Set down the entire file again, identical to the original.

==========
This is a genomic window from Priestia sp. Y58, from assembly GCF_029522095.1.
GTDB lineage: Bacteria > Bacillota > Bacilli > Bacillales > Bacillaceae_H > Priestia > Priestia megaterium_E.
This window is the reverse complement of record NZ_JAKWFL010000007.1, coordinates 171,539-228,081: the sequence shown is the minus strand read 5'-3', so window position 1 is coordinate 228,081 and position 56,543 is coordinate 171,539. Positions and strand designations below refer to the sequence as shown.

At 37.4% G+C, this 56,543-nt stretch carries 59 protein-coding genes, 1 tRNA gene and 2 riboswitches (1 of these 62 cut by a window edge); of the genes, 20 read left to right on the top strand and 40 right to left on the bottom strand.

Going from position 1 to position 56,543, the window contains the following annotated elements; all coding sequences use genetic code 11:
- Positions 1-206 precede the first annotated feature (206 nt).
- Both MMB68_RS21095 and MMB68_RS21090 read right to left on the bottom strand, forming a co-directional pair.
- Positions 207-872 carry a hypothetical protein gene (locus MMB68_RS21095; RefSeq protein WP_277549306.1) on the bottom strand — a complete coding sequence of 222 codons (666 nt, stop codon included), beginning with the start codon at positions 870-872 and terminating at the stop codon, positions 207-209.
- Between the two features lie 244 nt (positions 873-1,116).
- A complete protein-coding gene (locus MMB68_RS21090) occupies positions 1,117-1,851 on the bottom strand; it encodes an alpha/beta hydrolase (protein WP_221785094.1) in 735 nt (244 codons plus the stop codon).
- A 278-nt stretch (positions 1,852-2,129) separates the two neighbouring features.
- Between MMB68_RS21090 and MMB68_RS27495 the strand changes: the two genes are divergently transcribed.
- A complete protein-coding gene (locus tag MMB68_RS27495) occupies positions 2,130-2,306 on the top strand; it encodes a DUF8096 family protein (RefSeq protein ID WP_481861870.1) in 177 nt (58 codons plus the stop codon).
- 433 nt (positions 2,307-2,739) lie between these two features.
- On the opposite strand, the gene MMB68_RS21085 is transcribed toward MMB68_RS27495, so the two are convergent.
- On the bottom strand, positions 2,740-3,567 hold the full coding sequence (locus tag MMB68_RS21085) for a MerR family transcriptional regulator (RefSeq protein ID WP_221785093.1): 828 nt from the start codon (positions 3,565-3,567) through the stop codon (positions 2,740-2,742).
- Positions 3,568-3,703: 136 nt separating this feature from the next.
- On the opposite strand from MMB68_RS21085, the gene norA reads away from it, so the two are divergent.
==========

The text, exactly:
This is a genomic window from Priestia sp. Y58, from assembly GCF_029522095.1.
GTDB lineage: Bacteria > Bacillota > Bacilli > Bacillales > Bacillaceae_H > Priestia > Priestia megaterium_E.
This window is the reverse complement of record NZ_JAKWFL010000007.1, coordinates 171,539-228,081: the sequence shown is the minus strand read 5'-3', so window position 1 is coordinate 228,081 and position 56,543 is coordinate 171,539. Positions and strand designations below refer to the sequence as shown.

At 37.4% G+C, this 56,543-nt stretch carries 59 protein-coding genes, 1 tRNA gene and 2 riboswitches (1 of these 62 cut by a window edge); of the genes, 20 read left to right on the top strand and 40 right to left on the bottom strand.

Going from position 1 to position 56,543, the window contains the following annotated elements; all coding sequences use genetic code 11:
- Positions 1-206 precede the first annotated feature (206 nt).
- Both MMB68_RS21095 and MMB68_RS21090 read right to left on the bottom strand, forming a co-directional pair.
- Positions 207-872 carry a hypothetical protein gene (locus MMB68_RS21095; RefSeq protein WP_277549306.1) on the bottom strand — a complete coding sequence of 222 codons (666 nt, stop codon included), beginning with the start codon at positions 870-872 and terminating at the stop codon, positions 207-209.
- Between the two features lie 244 nt (positions 873-1,116).
- A complete protein-coding gene (locus MMB68_RS21090) occupies positions 1,117-1,851 on the bottom strand; it encodes an alpha/beta hydrolase (protein WP_221785094.1) in 735 nt (244 codons plus the stop codon).
- A 278-nt stretch (positions 1,852-2,129) separates the two neighbouring features.
- Between MMB68_RS21090 and MMB68_RS27495 the strand changes: the two genes are divergently transcribed.
- A complete protein-coding gene (locus tag MMB68_RS27495) occupies positions 2,130-2,306 on the top strand; it encodes a DUF8096 family protein (RefSeq protein ID WP_481861870.1) in 177 nt (58 codons plus the stop codon).
- 433 nt (positions 2,307-2,739) lie between these two features.
- On the opposite strand, the gene MMB68_RS21085 is transcribed toward MMB68_RS27495, so the two are convergent.
- On the bottom strand, positions 2,740-3,567 hold the full coding sequence (locus tag MMB68_RS21085) for a MerR family transcriptional regulator (RefSeq protein ID WP_221785093.1): 828 nt from the start codon (positions 3,565-3,567) through the stop codon (positions 2,740-2,742).
- Positions 3,568-3,703: 136 nt separating this feature from the next.
- On the opposite strand from MMB68_RS21085, the gene norA reads away from it, so the two are divergent.